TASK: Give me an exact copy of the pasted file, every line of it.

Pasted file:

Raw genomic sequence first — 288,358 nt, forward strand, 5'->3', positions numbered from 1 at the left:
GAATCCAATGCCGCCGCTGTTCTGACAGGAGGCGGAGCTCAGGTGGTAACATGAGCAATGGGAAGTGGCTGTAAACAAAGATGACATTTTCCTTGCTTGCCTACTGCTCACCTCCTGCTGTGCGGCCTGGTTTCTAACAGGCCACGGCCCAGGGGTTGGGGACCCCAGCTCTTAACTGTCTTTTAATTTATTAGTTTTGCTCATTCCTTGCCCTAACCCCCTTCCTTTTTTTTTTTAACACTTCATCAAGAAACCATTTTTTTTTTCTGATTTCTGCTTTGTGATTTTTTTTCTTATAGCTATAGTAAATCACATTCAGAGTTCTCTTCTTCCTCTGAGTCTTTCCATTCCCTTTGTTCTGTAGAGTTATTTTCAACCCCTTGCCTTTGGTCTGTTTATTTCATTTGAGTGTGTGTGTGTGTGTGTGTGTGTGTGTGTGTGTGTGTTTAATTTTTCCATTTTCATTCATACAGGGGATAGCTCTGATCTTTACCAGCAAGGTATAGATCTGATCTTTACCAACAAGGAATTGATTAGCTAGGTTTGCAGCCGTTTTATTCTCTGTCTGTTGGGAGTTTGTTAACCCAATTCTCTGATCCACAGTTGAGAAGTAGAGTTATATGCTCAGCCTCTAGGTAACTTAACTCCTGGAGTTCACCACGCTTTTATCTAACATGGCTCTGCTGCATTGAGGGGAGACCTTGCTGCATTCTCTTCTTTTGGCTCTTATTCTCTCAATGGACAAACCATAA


Raw genomic sequence first — 288,358 nt, forward strand, 5'->3', positions numbered from 1 at the left:
GAATCCAATGCCGCCGCTGTTCTGACAGGAGGCGGAGCTCAGGTGGTAACATGAGCAATGGGAAGTGGCTGTAAACAAAGATGACATTTTCCTTGCTTGCCTACTGCTCACCTCCTGCTGTGCGGCCTGGTTTCTAACAGGCCACGGCCCAGGGGTTGGGGACCCCAGCTCTTAACTGTCTTTTAATTTATTAGTTTTGCTCATTCCTTGCCCTAACCCCCTTCCTTTTTTTTTTTAACACTTCATCAAGAAACCATTTTTTTTTTCTGATTTCTGCTTTGTGATTTTTTTTCTTATAGCTATAGTAAATCACATTCAGAGTTCTCTTCTTCCTCTGAGTCTTTCCATTCCCTTTGTTCTGTAGAGTTATTTTCAACCCCTTGCCTTTGGTCTGTTTATTTCATTTGAGTGTGTGTGTGTGTGTGTGTGTGTGTGTGTGTGTGTGTTTAATTTTTCCATTTTCATTCATACAGGGGATAGCTCTGATCTTTACCAGCAAGGTATAGATCTGATCTTTACCAACAAGGAATTGATTAGCTAGGTTTGCAGCCGTTTTATTCTCTGTCTGTTGGGAGTTTGTTAACCCAATTCTCTGATCCACAGTTGAGAAGTAGAGTTATATGCTCAGCCTCTAGGTAACTTAACTCCTGGAGTTCACCACGCTTTTATCTAACATGGCTCTGCTGCATTGAGGGGAGACCTTGCTGCATTCTCTTCTTTTGGCTCTTATTCTCTCAATGGACAAACCATAA